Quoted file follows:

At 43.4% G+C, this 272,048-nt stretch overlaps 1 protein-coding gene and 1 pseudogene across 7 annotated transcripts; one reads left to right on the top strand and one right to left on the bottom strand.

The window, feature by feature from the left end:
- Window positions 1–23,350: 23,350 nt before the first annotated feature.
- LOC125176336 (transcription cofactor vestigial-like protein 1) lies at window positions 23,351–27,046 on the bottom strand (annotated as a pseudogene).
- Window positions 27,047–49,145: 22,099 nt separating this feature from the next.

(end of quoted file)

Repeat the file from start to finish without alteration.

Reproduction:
At 43.4% G+C, this 272,048-nt stretch overlaps 1 protein-coding gene and 1 pseudogene across 7 annotated transcripts; one reads left to right on the top strand and one right to left on the bottom strand.

The window, feature by feature from the left end:
- Window positions 1–23,350: 23,350 nt before the first annotated feature.
- LOC125176336 (transcription cofactor vestigial-like protein 1) lies at window positions 23,351–27,046 on the bottom strand (annotated as a pseudogene).
- Window positions 27,047–49,145: 22,099 nt separating this feature from the next.